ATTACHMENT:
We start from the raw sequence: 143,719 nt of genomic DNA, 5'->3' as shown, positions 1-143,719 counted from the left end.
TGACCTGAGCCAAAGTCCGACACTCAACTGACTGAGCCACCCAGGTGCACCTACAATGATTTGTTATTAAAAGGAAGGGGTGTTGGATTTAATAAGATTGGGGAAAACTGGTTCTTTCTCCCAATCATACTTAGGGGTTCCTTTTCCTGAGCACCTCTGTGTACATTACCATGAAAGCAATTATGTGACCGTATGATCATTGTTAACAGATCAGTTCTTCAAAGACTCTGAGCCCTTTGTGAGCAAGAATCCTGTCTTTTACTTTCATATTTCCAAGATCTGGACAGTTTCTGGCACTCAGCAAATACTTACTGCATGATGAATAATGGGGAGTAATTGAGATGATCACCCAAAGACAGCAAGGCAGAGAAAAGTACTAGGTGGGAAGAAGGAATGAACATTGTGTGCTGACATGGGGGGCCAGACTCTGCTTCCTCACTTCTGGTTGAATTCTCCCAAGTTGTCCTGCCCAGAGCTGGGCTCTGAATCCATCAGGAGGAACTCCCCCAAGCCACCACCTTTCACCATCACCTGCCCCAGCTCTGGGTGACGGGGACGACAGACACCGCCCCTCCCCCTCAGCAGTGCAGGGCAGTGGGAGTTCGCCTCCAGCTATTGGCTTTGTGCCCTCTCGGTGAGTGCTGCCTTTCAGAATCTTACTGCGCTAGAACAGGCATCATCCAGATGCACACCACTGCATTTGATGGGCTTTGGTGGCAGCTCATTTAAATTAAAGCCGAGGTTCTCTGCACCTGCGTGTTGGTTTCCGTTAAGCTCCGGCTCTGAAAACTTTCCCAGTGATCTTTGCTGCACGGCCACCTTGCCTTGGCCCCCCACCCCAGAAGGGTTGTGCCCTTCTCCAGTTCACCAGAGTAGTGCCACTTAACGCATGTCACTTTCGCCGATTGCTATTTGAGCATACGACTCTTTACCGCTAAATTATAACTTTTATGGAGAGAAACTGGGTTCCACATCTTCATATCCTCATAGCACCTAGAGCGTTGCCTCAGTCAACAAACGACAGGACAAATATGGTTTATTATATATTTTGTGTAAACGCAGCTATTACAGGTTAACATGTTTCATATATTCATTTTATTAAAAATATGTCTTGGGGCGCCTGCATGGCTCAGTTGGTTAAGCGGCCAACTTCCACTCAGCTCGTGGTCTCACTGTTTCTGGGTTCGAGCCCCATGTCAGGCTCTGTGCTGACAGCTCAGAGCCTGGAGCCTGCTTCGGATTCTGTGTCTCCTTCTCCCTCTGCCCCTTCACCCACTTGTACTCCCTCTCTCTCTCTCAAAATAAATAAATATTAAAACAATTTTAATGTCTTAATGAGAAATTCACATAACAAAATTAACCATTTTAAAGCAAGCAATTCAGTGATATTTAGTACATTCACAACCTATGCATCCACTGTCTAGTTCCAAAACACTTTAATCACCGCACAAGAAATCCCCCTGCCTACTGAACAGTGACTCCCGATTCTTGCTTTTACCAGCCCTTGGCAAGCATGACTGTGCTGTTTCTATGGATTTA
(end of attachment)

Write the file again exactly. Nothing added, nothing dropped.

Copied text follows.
We start from the raw sequence: 143,719 nt of genomic DNA, 5'->3' as shown, positions 1-143,719 counted from the left end.
TGACCTGAGCCAAAGTCCGACACTCAACTGACTGAGCCACCCAGGTGCACCTACAATGATTTGTTATTAAAAGGAAGGGGTGTTGGATTTAATAAGATTGGGGAAAACTGGTTCTTTCTCCCAATCATACTTAGGGGTTCCTTTTCCTGAGCACCTCTGTGTACATTACCATGAAAGCAATTATGTGACCGTATGATCATTGTTAACAGATCAGTTCTTCAAAGACTCTGAGCCCTTTGTGAGCAAGAATCCTGTCTTTTACTTTCATATTTCCAAGATCTGGACAGTTTCTGGCACTCAGCAAATACTTACTGCATGATGAATAATGGGGAGTAATTGAGATGATCACCCAAAGACAGCAAGGCAGAGAAAAGTACTAGGTGGGAAGAAGGAATGAACATTGTGTGCTGACATGGGGGGCCAGACTCTGCTTCCTCACTTCTGGTTGAATTCTCCCAAGTTGTCCTGCCCAGAGCTGGGCTCTGAATCCATCAGGAGGAACTCCCCCAAGCCACCACCTTTCACCATCACCTGCCCCAGCTCTGGGTGACGGGGACGACAGACACCGCCCCTCCCCCTCAGCAGTGCAGGGCAGTGGGAGTTCGCCTCCAGCTATTGGCTTTGTGCCCTCTCGGTGAGTGCTGCCTTTCAGAATCTTACTGCGCTAGAACAGGCATCATCCAGATGCACACCACTGCATTTGATGGGCTTTGGTGGCAGCTCATTTAAATTAAAGCCGAGGTTCTCTGCACCTGCGTGTTGGTTTCCGTTAAGCTCCGGCTCTGAAAACTTTCCCAGTGATCTTTGCTGCACGGCCACCTTGCCTTGGCCCCCCACCCCAGAAGGGTTGTGCCCTTCTCCAGTTCACCAGAGTAGTGCCACTTAACGCATGTCACTTTCGCCGATTGCTATTTGAGCATACGACTCTTTACCGCTAAATTATAACTTTTATGGAGAGAAACTGGGTTCCACATCTTCATATCCTCATAGCACCTAGAGCGTTGCCTCAGTCAACAAACGACAGGACAAATATGGTTTATTATATATTTTGTGTAAACGCAGCTATTACAGGTTAACATGTTTCATATATTCATTTTATTAAAAATATGTCTTGGGGCGCCTGCATGGCTCAGTTGGTTAAGCGGCCAACTTCCACTCAGCTCGTGGTCTCACTGTTTCTGGGTTCGAGCCCCATGTCAGGCTCTGTGCTGACAGCTCAGAGCCTGGAGCCTGCTTCGGATTCTGTGTCTCCTTCTCCCTCTGCCCCTTCACCCACTTGTACTCCCTCTCTCTCTCTCAAAATAAATAAATATTAAAACAATTTTAATGTCTTAATGAGAAATTCACATAACAAAATTAACCATTTTAAAGCAAGCAATTCAGTGATATTTAGTACATTCACAACCTATGCATCCACTGTCTAGTTCCAAAACACTTTAATCACCGCACAAGAAATCCCCCTGCCTACTGAACAGTGACTCCCGATTCTTGCTTTTACCAGCCCTTGGCAAGCATGACTGTGCTGTTTCTATGGATTTA